570.—OYSTER VOL-AU-VENT. (Fr.—Vol-au-Vent aux Huîtres.)
Ingredients.—1 lb. of puff-paste, 24 oysters, 2 ozs. of butter, 1 oz. of flour, the yolks of 3 eggs, ¼ of a pint of fish stock or milk (about), ½ a gill of cream, ½ a teaspoonful of lemon juice, salt and pepper, parsley.
Method.—Roll out the paste as directed in the preceding recipe. Take a large, fluted oval cutter, dip it into hot water, and stamp out 2 pieces of paste. Remove the centre of one piece of paste with a hot wet smaller cutter. Wet the edge of the piece of paste which is intact, place the ring of paste on the top of it, and brush the surface with yolk of egg. Bake in a hot oven; when done, scoop out a little of the inside, fill with the oyster mixture (see oyster patties), and decorate with a little lobster coral and parsley.
Time.—To bake, about 20 minutes. Average Cost, 3s. to 3s. 6d., exclusive of the paste. Sufficient for one vol-au-vent. Seasonable from September to April.
571.—PERCH, BOILED. (Fr.—Perche bouilli.)
Ingredients.—4 perch, salt.
Method.—The peculiarity of the perch is the difficulty experienced in removing its scales. Sometimes it is boiled and the scales removed afterwards, but a better plan is to plunge the fish for 2 or 3 minutes into boiling water, and then scale it. Before boiling, the fish must be washed in warm water, cleaned, and the gills and fins removed. Have ready boiling water to cover the fish, add salt to taste, and boil them gently from 10 to 20 minutes, according to their size. Serve with Hollandaise or melted butter sauce.
Time.—10 to 20 minutes. Average Cost, 6d. to 1s. each. Sufficient for 4 or 5 persons. Seasonable from May to February.
Note.—Tench may be boiled the same way. and served with the same suaces.
The Perch (Fr. perche).—This is one of the best and most common of fresh-water fish found in nearly all the rivers and lakes of Britain and Ireland, and the whole of Europe within the temperate zone. It is extremely voracious, and has, contrary to the usual nature of fresh-water fish of prey, the peculiarity of being gregarious. The teeth of the perch are numerous and large: its scales are ctenoid, or comb-shaped; the gill-cover and dorsal fin are furnished with spines; the tail and pectoral fins are of a bright red colour. May to the middle of July to the best season for angling for perch. Large numbers of this fish are bred and preserved in the ponds of Hampton Court and Bushey Park. The perch possesses great vitality, and will live for a considerable time out of water if its gills be kept moist. The bass is frequently called the sea-perch. The Climbing Perch of India, by a remarkable arrangement of the cells of the pharyngeal bones, which retain moisture in the gills for a considerable period, is able to migrate overland in search of a fresh supply of water when the pools in which it has been living are dried up. It progresses by means of its stiff spiny fins. The name "climbing perch" has been given to the fish from the supposition that it climbs the rough stems of the palm-trees.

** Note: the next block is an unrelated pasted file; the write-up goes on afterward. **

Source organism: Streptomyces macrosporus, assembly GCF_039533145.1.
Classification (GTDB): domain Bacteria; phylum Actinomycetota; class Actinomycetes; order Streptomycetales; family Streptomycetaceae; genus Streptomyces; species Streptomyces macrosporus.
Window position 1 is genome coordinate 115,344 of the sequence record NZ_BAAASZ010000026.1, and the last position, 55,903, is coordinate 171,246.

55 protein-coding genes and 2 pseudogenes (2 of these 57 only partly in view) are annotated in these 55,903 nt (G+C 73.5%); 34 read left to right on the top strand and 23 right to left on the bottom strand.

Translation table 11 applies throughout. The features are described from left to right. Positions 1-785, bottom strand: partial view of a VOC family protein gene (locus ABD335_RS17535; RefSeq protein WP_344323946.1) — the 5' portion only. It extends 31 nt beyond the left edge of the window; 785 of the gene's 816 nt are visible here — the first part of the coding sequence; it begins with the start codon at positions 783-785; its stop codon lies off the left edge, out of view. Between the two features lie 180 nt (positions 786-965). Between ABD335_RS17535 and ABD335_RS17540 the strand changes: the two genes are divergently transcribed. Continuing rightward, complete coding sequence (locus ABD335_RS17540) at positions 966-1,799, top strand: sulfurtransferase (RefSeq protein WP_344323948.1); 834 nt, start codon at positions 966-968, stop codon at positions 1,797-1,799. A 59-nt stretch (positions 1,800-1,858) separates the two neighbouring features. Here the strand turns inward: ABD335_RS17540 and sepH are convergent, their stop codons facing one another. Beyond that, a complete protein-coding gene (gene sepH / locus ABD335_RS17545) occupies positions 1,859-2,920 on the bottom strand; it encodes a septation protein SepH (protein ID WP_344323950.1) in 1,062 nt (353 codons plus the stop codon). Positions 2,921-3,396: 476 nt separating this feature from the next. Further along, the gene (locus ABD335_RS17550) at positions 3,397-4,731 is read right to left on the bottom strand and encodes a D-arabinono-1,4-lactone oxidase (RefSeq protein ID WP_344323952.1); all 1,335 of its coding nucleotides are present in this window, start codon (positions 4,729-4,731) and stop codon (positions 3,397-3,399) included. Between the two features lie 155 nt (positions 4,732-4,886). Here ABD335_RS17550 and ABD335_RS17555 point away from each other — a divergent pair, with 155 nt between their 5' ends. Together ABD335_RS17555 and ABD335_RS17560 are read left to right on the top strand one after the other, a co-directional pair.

572.—PERCH, FRIED. (Fr.—Perche frite.)
Ingredients.—4 perch, egg, breadcrumbs, frying-fat, salt, pepper, flour.